A landlord who stole tenant deposits over an eight-year period has been told to clear out his own assets in order to repay his victims, or go to jail.
The case is latest proof of how the authorities are going well beyond fines under tenancy deposit protection rules to use the Proceeds of Crime Act.
Tariq Zaman, 42, has been ordered to pay £36,960 in compensation to his former tenants, who were students in Leeds. The deposits themselves were worth around £5,000.
Zaman was sentenced after 18 offences of theft earlier this year, when he was given a 46-week suspended prison sentence plus 150 hours of unpaid work, but this month returned to Leeds Crown Court for a confiscation hearing under the Proceeds of Crime Act.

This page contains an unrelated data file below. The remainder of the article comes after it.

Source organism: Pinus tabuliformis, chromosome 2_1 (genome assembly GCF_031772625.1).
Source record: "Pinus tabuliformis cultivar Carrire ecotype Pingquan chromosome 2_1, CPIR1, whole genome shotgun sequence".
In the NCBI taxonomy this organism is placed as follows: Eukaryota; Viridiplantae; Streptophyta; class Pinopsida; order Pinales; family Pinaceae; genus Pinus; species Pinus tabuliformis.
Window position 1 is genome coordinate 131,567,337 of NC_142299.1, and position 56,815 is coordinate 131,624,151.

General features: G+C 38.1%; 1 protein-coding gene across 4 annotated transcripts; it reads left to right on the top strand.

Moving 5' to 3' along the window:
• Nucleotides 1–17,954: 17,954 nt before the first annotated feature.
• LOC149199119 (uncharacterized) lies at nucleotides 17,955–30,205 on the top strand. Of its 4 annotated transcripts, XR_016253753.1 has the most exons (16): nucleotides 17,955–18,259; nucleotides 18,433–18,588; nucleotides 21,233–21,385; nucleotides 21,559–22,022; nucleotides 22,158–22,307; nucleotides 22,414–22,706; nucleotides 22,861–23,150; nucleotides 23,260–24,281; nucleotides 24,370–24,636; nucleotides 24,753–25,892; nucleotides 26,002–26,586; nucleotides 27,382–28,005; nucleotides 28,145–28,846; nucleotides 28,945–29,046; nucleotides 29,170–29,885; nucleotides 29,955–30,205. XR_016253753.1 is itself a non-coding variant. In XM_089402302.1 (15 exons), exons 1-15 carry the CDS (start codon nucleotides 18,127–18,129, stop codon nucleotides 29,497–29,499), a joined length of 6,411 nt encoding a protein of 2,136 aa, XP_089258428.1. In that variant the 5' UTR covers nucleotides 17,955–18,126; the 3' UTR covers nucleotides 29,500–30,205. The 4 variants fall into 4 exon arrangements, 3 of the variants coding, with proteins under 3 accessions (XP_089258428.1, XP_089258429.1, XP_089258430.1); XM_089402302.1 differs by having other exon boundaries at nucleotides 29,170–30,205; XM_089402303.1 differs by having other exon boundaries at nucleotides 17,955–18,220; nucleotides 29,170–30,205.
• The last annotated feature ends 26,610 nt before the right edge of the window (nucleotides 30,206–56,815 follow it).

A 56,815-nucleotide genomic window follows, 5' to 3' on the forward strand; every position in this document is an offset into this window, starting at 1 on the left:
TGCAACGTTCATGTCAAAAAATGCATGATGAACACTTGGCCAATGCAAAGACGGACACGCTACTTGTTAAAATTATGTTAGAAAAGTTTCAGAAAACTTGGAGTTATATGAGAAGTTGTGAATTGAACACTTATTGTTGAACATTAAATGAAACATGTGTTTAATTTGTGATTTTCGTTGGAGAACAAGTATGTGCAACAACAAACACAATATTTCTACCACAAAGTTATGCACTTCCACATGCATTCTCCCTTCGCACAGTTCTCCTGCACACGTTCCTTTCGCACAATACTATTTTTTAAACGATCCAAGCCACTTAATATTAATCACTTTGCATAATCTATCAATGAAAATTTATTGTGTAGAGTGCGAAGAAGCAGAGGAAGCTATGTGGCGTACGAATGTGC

The court heard that his benefit from criminal conduct was £48,600, but that he had assets of £36,960 from two bank accounts he held and the sale of his van.
Judge Scott Wolstenholme ordered Zaman to pay the amount within 14 days or face 12 months in jail.
The offences related to nine properties owned by members of Zaman’s family. Students rented properties for the academic year but on completion of the tenancy Zaman refused to return their deposits.
Several students obtained county court judgements against Zaman but he still failed to return the money and police became involved.
Det Con Jo Hind, of the Leeds District Proceeds of Crime Act Team, said: “The 18 offences he has pleaded guilty to cover a period of eight years but are representative of a wider picture. His practice of keeping deposits without any legal basis was on such a scale that the Leeds University Student Advice Centre took on extra staff to deal with the number of complaints about him.”
Article courtesy of Landlord Today